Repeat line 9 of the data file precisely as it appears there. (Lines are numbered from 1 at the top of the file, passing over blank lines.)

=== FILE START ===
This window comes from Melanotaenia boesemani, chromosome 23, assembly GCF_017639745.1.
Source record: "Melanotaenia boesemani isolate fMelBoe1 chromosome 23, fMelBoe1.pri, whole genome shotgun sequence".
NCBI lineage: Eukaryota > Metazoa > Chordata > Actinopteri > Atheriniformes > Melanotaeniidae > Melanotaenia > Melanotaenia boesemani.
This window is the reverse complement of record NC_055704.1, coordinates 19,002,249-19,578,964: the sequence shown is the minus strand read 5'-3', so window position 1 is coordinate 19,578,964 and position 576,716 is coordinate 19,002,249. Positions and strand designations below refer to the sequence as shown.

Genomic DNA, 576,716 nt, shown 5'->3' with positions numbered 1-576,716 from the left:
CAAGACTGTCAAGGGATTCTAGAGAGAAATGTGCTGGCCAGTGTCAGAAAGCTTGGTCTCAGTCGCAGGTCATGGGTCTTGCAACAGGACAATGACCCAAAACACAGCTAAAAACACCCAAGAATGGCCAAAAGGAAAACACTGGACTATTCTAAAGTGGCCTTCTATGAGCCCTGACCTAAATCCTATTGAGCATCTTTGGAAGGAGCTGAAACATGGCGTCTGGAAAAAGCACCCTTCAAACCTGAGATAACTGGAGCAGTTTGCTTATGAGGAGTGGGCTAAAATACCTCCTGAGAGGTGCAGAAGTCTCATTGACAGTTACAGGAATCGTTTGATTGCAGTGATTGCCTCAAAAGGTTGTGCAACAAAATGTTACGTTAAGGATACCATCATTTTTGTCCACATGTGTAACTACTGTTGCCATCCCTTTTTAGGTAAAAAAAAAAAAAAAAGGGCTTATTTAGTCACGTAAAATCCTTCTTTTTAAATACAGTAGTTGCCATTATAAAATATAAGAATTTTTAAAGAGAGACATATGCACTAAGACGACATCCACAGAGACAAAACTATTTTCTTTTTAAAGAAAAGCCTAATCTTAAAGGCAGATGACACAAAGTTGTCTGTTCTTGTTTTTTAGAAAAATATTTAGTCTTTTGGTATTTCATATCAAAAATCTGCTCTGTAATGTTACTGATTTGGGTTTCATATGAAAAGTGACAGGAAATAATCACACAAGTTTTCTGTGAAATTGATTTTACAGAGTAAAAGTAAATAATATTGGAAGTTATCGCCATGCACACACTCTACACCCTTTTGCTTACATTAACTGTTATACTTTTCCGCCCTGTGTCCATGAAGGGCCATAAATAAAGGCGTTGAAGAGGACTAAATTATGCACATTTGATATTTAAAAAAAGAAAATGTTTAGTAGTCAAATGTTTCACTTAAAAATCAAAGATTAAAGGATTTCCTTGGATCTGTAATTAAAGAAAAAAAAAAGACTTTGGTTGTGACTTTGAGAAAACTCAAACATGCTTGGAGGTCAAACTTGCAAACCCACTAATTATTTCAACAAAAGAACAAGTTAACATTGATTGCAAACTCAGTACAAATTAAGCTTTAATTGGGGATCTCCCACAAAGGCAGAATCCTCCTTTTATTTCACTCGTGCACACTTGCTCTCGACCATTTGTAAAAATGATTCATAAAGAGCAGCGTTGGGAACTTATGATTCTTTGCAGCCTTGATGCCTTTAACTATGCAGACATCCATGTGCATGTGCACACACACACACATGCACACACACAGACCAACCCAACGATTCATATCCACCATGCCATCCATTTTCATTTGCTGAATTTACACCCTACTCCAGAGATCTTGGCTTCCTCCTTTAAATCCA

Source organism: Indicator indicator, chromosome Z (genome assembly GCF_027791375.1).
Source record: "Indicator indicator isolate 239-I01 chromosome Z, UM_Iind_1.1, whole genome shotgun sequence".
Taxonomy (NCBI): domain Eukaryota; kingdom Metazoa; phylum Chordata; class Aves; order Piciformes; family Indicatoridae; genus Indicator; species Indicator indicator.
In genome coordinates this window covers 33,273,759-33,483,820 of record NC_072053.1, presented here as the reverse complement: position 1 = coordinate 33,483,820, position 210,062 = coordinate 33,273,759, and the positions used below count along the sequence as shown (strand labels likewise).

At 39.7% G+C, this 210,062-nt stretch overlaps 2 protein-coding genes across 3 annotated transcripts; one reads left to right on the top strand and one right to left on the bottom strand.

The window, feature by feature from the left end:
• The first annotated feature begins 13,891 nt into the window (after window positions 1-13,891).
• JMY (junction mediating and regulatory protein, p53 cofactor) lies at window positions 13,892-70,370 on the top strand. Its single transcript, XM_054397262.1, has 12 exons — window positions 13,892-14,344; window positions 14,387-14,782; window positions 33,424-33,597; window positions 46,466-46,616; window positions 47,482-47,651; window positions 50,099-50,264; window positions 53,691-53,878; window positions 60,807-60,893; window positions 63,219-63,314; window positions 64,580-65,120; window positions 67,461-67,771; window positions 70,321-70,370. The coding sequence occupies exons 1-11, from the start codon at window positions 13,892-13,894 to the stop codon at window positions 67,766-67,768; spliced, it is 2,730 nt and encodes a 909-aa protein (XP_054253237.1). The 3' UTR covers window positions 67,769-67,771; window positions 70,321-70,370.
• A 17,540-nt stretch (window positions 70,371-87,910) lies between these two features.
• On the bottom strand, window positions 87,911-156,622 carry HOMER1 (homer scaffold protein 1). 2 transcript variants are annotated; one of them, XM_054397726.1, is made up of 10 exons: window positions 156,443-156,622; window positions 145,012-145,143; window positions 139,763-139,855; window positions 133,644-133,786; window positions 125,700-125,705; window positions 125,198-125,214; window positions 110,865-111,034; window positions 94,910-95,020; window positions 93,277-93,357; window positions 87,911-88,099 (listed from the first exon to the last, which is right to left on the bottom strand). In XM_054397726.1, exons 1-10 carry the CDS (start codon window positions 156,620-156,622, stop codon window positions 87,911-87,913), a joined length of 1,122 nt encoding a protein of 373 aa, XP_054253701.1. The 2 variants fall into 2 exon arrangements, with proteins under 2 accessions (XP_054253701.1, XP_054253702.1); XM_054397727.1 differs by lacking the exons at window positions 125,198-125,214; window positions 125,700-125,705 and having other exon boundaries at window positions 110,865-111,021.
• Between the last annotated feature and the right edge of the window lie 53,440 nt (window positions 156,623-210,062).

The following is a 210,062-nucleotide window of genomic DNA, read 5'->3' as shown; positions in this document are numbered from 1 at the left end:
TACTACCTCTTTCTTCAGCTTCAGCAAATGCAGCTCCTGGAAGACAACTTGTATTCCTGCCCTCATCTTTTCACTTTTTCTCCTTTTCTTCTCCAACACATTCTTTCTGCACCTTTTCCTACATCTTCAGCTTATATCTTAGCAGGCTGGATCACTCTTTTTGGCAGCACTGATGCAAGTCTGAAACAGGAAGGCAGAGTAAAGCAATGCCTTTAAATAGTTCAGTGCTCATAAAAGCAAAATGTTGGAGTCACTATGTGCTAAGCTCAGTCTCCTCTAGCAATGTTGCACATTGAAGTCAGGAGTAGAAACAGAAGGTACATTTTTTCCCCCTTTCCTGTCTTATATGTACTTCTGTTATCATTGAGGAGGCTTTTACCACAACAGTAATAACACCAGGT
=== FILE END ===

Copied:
Taxonomy (NCBI): domain Eukaryota; kingdom Metazoa; phylum Chordata; class Aves; order Piciformes; family Indicatoridae; genus Indicator; species Indicator indicator.